After a few months of big funding news, I thought it was worth looking into which cloud computing infrastructure startups have raised the most money thus far. Countless dozens have been funded, but, by my count*, only 10 have hit the $20 million mark. I don’t know that it’s a magic number, but the startups who’ve reached it certainly are noteworthy.
Cloud computing’s $20 million club:
1. Aster Data Systems – $53 million
Aster Data sells a massively parallel database software that combines SQL queries with MapReduce processing.
2. RightScale – $42.5 million
RightScale offers a user-friendly and multifaceted cloud platform that sits atop various IaaS offerings, primarily Amazon EC2.
3. Virtustream – $40 million
Virtustream has been around for a while as an MSP, but has garnered attention lately for its new enterprise-grade xStream cloud platform.
4. Engine Yard – $37.5 million
Engine Yard offers a PaaS offering for Ruby applications, with versions running atop Amazon EC2 and Terremark’s Enterprise Cloud.
5. Cloudera – $36 million
Cloudera is the first vendor to offer a commercial distribution of the Apache Hadoop parallel-processing software.
6. Nirvanix – $35 million
Nirvanix was among the first true cloud storage providers, designed for archiving and long-term storage of enterprise data.
7. rPath – $32 million
rPath offers an application automation platform designed to ease the provisioning of applications across physical, virtual and cloud environments.
8. Eucalyptus – $25.5 million
Eucalyptus is a pioneer of open-source, internal-cloud software that mimics and interacts with Amazon Web Services, and has developed a broad partner ecosystem.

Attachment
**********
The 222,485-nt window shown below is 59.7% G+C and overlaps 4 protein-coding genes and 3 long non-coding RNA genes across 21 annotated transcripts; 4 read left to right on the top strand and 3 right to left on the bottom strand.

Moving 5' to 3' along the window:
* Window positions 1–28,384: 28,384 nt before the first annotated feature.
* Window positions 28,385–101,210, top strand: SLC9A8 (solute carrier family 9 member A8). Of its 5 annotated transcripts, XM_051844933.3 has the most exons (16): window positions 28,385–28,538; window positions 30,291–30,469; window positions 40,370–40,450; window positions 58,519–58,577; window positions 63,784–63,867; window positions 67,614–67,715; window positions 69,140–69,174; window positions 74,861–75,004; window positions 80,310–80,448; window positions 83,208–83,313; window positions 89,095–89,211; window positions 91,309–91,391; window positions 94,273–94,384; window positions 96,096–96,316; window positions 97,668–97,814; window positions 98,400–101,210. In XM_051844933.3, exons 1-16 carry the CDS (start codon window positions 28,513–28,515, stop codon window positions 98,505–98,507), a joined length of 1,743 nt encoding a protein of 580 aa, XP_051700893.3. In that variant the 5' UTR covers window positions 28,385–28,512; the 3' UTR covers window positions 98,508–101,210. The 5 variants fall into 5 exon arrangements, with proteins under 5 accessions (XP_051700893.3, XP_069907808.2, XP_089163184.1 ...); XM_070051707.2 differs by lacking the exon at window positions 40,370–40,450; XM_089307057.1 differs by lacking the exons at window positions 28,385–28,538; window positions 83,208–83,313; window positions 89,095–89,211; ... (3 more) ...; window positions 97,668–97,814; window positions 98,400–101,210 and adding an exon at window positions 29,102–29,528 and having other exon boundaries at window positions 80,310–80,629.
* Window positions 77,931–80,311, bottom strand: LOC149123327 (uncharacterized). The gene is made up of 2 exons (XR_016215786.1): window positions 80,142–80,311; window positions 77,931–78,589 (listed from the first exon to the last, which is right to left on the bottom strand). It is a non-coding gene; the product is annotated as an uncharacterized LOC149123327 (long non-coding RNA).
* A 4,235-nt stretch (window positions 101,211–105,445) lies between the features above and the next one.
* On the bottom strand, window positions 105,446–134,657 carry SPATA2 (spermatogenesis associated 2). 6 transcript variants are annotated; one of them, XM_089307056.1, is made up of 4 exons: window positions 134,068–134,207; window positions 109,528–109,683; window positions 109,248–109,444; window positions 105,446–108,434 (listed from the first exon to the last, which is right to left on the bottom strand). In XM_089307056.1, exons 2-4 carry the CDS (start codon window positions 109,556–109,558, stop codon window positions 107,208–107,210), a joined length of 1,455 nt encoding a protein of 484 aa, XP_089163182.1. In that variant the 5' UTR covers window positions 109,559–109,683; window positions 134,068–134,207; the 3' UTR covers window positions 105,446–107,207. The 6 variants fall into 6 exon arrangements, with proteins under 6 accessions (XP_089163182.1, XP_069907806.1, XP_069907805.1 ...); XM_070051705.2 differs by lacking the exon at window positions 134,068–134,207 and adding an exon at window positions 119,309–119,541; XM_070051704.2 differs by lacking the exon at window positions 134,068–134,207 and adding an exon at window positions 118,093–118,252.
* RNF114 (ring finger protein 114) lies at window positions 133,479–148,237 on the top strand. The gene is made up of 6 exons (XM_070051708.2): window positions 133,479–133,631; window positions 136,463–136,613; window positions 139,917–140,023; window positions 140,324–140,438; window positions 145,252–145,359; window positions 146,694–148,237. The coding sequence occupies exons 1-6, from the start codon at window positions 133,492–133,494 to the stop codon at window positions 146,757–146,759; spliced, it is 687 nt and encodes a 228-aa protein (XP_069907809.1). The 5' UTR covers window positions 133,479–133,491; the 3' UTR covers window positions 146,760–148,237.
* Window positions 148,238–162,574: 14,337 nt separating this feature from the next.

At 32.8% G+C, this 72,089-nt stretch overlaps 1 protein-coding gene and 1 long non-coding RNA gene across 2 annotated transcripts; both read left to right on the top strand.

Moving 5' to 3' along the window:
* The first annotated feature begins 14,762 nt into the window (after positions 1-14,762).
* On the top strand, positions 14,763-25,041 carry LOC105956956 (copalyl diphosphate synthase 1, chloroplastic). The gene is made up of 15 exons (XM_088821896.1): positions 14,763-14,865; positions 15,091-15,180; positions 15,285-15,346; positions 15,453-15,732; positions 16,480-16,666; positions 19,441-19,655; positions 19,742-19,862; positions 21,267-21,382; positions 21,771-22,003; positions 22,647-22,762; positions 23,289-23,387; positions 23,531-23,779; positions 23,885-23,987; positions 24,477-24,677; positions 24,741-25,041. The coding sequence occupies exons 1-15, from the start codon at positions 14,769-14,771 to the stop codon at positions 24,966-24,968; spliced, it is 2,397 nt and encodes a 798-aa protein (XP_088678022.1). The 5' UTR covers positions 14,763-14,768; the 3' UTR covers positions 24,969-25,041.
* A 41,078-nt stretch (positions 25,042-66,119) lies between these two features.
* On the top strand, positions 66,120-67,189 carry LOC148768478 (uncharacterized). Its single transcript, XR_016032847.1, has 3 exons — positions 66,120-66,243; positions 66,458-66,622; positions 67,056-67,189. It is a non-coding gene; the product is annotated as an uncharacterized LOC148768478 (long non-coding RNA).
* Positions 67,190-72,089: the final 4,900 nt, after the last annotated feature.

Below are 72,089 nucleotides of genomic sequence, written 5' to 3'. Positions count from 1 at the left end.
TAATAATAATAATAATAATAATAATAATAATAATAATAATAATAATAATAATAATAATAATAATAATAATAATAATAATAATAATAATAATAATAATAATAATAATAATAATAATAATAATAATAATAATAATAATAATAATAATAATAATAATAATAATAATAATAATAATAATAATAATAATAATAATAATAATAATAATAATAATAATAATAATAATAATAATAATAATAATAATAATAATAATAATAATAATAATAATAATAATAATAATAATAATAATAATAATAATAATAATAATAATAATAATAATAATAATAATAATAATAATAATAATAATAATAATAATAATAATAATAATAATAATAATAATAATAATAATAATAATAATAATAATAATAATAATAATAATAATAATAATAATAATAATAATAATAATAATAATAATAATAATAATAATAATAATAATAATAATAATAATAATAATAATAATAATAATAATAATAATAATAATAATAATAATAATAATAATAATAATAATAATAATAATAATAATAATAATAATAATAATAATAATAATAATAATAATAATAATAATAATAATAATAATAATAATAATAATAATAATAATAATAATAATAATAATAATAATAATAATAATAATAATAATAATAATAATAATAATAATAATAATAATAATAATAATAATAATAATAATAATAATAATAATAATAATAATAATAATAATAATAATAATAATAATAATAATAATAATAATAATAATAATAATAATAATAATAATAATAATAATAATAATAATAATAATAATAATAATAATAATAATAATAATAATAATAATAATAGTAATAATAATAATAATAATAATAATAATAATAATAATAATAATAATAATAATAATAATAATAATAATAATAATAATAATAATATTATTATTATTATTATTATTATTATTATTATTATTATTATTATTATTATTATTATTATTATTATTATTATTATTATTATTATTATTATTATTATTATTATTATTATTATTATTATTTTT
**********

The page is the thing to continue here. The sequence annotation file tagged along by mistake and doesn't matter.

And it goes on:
9. Joyent – $22 million
Joyent is a long-time cloud provider that has grown its portfolio from IaaS to PaaS to internal-cloud software.
10. Nimbula – $20.75 million
Nimbula also sells an AWS-like experience in-house, and was founded by the brains behind Amazon EC2.
The ties that bind these companies are value-added services and an enterprise focus. Survey after survey shows internal cloud computing catching on faster than public clouds for large businesses, so companies offering this capability are hot. Further, adding services and features atop a respected but not necessarily easy-to-learn product — even in the cloud — has been a recipe for funding success.
Looking forward, however, I suspect public-cloud-based startups will start getting a lot more money, provided they maintain an enterprise focus. Organizations are getting more comfortable moving certain workloads to the cloud, and cloud storage vendors like Nasuni and Cirtas have strong products, as does Structure Launchpad winner CloudSwitch.
* Given the sheer number of cloud startups, it’s possible I missed someone. If you know of any other cloud infrastructure startups that have hit the $20 million mark, please do mention them in the comments.
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